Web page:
Dr. Jaclyn Smeaton: My practice is all men and cycling women because I’m working with couples that are trying to have a baby. So that’s really where my experience comes from, is using it in cycling women. Now, they also offer a DUTCH cycle map that looks at nine different time points across the cycle. So that was always kind of a fun test to run in those cases where you really didn’t know what was going on with the patient’s hormonal system because their symptoms were all over the place. Maybe they had signs of high and low estrogens, for example. So I’ve always used that.
But I was actually really shocked when I joined DUTCH to learn that the majority of their tests are actually for HRT (hormone replacement therapy) and HRT monitoring in postmenopausal women. So it’s been really fun to circle back to that because that hasn’t been a big part of my practice since I was in primary care. So it’s been 10 years since I really spent a lot of time there. Really, I do realize just how much the DUTCH test makes sense for postmenopausal women and for HRT monitoring in a lot of instances, not all instances.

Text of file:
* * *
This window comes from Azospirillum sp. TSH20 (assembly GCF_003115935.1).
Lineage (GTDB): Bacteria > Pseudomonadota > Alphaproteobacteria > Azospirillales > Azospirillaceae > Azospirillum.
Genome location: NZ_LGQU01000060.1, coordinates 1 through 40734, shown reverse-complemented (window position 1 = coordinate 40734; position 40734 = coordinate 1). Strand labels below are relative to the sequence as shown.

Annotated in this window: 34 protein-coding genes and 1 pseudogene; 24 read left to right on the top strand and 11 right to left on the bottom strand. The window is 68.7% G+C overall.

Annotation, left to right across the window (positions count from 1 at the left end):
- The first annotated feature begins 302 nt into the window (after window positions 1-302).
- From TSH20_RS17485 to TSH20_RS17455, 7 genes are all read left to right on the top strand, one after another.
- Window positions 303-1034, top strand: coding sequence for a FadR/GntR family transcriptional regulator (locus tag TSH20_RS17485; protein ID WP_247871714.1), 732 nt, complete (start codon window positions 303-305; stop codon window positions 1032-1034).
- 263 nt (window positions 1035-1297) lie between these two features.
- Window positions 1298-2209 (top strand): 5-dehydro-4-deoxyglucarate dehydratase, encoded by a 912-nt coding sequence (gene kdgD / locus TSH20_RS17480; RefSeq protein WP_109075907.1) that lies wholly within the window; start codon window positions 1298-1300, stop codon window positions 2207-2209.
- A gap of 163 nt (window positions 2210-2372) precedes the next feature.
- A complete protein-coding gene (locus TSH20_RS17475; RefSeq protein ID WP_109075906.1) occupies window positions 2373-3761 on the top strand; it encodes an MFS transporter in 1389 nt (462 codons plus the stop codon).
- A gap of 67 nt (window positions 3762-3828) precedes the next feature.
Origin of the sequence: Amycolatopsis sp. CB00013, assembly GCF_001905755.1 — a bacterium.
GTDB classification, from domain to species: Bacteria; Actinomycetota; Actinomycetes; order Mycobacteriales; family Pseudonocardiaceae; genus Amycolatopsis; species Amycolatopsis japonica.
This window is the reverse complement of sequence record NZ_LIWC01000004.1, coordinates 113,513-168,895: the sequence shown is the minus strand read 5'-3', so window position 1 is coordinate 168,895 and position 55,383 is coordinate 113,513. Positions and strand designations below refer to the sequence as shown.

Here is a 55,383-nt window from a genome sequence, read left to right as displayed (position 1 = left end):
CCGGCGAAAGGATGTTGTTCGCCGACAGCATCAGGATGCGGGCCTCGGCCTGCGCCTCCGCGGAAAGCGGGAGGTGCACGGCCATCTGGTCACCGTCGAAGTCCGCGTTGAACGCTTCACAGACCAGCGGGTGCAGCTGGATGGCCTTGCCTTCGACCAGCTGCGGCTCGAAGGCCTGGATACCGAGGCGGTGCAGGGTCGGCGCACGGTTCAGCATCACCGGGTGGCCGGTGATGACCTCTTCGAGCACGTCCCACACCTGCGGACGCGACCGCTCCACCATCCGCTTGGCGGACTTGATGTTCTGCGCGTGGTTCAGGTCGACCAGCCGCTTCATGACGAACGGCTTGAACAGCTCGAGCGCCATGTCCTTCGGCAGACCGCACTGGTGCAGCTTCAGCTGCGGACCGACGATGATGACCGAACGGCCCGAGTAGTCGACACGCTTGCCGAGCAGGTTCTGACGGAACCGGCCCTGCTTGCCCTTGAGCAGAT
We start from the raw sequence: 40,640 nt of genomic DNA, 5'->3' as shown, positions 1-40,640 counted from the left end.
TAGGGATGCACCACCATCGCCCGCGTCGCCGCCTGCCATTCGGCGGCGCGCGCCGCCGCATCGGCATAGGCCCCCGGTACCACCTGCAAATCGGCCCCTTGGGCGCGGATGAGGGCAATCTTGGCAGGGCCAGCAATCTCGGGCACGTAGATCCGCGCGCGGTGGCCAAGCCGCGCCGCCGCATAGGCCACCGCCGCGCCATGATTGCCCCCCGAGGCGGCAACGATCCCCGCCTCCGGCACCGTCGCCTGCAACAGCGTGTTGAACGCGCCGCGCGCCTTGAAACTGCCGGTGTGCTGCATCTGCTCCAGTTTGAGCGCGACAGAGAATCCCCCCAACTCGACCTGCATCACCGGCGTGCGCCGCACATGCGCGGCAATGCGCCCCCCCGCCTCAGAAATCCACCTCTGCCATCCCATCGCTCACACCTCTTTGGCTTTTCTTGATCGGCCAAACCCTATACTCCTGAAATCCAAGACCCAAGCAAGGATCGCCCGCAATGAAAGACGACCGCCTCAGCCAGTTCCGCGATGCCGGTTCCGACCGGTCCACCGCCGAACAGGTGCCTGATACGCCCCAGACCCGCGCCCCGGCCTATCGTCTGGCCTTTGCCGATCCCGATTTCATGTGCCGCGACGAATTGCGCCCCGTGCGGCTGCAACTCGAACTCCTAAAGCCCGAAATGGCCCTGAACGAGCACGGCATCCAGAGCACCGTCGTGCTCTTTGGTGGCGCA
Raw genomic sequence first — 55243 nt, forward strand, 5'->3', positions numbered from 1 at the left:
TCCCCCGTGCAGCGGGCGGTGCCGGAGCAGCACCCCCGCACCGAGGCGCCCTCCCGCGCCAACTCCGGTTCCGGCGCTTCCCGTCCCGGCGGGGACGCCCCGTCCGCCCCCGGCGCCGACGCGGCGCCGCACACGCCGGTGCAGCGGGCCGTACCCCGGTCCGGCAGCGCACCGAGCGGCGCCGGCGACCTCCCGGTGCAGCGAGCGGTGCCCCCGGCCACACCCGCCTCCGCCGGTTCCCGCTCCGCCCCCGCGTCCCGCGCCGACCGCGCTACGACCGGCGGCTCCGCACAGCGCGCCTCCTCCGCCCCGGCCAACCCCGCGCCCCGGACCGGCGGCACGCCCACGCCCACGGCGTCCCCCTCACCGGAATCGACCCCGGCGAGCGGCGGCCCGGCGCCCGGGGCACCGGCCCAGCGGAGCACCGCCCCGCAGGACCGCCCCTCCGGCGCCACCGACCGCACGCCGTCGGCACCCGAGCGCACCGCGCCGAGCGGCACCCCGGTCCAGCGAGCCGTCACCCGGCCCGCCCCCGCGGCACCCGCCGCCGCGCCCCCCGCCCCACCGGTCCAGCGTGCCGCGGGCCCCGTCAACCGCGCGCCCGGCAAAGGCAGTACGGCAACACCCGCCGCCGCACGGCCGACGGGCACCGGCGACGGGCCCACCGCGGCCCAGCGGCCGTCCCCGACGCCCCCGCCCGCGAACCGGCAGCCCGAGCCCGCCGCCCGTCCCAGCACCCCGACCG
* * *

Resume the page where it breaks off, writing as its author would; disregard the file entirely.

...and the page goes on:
That’s another thing that I loved about their work when I started to look into it is if you asked Mark, “What should I use DUTCH for?” He would tell you exactly the times it’s good, exactly the times it’s not good, and when it’s kind of in the middle, where it might add value. Testosterone monitoring is one example where the data really shows serum is best, and no one at DUTCH would tell you otherwise. They would say, “Use serum.”